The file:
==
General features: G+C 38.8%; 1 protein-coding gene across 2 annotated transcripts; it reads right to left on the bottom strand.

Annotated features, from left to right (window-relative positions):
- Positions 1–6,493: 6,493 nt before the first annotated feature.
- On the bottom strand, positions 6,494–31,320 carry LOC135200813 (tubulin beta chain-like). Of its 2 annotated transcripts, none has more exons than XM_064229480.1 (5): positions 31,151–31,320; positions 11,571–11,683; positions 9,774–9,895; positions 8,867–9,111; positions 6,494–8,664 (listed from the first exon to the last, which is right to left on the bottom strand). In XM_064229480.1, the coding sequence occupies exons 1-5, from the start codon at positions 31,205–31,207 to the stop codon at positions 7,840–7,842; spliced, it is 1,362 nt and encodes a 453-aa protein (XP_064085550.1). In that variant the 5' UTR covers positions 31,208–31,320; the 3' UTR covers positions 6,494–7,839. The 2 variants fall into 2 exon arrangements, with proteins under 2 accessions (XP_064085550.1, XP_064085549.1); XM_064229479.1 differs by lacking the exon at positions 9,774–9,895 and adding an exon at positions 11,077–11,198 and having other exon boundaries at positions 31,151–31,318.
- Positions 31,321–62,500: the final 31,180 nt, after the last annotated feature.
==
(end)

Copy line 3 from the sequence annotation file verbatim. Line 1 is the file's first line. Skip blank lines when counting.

- Positions 1–6,493: 6,493 nt before the first annotated feature.